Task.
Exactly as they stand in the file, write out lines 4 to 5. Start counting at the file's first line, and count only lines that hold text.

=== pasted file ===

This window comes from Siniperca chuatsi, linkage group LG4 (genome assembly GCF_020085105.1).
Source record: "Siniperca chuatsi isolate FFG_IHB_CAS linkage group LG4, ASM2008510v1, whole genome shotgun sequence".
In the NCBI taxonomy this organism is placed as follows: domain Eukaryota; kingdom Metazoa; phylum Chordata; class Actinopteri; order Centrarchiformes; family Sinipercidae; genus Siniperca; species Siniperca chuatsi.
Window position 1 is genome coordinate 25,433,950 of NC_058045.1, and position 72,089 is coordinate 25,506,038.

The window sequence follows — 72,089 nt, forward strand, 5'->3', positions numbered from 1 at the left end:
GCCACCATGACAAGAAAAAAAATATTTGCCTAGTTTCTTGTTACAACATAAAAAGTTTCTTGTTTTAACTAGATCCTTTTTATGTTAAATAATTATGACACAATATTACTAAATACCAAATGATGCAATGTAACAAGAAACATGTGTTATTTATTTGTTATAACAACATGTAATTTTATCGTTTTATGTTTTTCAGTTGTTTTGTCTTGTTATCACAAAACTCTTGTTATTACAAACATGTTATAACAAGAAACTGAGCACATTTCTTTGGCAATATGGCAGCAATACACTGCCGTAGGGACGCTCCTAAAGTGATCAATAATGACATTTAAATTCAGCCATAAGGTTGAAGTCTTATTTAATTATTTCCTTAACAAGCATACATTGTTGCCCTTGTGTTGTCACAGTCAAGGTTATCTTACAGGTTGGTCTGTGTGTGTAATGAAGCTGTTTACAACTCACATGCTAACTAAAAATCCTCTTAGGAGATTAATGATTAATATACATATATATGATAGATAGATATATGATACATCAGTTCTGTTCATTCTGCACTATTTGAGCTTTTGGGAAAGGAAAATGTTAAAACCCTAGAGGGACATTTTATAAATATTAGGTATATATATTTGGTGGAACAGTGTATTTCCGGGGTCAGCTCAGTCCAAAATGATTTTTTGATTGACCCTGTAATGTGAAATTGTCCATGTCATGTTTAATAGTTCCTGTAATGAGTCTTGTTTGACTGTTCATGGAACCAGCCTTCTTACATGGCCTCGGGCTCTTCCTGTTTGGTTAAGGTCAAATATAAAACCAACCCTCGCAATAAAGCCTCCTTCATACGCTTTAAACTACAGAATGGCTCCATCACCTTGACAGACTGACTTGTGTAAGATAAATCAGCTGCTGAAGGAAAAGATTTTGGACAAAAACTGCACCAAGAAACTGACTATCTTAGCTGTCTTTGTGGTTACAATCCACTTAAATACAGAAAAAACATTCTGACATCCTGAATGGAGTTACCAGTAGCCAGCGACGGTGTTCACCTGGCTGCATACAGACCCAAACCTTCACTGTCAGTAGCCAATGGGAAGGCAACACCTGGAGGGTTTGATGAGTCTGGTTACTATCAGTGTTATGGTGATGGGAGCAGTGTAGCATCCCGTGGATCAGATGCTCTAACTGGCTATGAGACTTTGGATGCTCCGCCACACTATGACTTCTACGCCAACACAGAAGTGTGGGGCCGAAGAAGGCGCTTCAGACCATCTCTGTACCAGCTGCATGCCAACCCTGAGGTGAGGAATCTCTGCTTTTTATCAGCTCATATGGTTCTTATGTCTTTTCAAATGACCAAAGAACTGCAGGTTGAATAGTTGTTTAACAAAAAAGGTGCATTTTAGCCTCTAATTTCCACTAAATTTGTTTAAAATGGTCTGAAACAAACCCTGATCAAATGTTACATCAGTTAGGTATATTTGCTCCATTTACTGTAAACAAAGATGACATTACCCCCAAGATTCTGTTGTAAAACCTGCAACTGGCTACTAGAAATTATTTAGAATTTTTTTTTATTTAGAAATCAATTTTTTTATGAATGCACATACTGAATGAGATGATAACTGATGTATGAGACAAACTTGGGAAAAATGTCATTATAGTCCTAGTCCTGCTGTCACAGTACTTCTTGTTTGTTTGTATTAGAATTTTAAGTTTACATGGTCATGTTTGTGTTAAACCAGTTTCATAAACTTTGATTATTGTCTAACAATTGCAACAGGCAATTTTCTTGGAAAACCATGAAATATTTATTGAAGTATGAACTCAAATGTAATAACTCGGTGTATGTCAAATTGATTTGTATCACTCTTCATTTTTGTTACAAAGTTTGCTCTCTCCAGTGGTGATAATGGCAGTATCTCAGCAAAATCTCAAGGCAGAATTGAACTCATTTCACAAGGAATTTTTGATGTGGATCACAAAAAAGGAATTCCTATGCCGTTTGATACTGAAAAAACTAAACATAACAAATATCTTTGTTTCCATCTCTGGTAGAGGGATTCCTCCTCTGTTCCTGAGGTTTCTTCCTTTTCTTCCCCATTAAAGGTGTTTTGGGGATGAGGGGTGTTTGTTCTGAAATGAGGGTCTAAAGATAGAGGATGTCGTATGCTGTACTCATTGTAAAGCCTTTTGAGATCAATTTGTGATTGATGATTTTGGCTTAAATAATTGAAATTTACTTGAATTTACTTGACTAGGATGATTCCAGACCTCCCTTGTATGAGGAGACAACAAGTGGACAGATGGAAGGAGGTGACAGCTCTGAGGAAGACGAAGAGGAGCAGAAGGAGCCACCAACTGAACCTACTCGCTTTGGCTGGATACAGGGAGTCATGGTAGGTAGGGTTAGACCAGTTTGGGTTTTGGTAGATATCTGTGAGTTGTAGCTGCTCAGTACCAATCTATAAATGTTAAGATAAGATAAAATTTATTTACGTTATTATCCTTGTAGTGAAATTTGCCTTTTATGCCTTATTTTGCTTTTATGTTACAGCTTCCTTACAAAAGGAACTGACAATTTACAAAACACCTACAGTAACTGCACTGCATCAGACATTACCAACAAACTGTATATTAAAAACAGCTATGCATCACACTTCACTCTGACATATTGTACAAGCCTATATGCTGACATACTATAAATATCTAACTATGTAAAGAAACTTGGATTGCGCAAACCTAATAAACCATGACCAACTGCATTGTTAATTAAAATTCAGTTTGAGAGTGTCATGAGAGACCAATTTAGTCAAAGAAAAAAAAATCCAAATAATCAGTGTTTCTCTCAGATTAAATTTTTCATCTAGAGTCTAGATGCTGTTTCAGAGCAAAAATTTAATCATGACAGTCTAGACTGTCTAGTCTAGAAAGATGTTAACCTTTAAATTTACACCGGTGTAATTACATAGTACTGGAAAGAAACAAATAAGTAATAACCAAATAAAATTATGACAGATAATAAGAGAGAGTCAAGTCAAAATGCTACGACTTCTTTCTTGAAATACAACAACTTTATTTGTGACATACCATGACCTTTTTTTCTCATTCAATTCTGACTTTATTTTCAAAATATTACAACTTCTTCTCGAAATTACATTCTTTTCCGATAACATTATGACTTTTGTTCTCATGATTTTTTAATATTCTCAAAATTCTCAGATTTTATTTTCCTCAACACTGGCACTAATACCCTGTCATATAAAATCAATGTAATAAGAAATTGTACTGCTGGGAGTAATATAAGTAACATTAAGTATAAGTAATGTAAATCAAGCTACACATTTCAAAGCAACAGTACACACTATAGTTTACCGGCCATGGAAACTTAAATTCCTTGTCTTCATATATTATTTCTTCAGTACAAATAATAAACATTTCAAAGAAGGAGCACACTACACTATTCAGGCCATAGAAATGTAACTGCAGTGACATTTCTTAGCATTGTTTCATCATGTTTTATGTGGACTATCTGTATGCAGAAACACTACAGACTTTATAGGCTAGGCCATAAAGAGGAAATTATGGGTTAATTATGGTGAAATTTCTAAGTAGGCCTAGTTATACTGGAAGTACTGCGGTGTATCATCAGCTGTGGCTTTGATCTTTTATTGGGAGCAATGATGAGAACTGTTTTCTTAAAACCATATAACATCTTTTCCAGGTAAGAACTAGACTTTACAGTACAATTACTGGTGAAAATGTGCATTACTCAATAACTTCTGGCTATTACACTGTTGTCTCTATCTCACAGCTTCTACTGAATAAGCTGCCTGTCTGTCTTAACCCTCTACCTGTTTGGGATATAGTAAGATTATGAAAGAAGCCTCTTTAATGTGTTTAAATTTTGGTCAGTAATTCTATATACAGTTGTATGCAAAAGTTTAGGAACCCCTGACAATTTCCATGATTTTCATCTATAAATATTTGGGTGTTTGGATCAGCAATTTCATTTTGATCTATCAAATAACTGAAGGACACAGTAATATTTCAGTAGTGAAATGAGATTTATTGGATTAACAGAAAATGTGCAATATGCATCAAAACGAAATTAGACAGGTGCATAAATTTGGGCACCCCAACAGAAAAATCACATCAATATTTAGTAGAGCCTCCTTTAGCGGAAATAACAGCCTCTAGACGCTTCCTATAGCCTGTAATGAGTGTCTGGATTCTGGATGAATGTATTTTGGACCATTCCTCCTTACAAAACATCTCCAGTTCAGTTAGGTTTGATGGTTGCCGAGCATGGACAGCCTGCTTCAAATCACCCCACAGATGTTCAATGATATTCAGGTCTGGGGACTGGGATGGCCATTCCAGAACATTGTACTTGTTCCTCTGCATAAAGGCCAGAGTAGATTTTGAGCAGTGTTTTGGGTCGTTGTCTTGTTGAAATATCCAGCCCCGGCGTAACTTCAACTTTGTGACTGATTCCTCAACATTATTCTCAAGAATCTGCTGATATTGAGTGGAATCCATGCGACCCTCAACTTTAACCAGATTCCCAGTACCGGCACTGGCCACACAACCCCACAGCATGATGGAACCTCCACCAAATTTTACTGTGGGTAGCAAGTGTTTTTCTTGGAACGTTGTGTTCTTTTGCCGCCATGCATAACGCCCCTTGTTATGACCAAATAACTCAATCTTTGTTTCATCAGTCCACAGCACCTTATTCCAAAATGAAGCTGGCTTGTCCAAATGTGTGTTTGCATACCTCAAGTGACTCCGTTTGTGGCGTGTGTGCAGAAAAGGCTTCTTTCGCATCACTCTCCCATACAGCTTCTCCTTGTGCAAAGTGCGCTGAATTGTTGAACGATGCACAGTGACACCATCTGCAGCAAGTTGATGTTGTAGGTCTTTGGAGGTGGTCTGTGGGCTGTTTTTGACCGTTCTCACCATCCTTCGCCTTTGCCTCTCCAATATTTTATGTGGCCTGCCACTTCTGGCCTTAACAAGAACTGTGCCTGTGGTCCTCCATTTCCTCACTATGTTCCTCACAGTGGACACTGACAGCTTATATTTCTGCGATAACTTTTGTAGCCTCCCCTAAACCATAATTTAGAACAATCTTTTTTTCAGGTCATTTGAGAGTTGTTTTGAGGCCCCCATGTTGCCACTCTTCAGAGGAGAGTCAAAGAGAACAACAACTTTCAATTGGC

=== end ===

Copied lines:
Window position 1 is genome coordinate 25,433,950 of NC_058045.1, and position 72,089 is coordinate 25,506,038.

The window sequence follows — 72,089 nt, forward strand, 5'->3', positions numbered from 1 at the left end: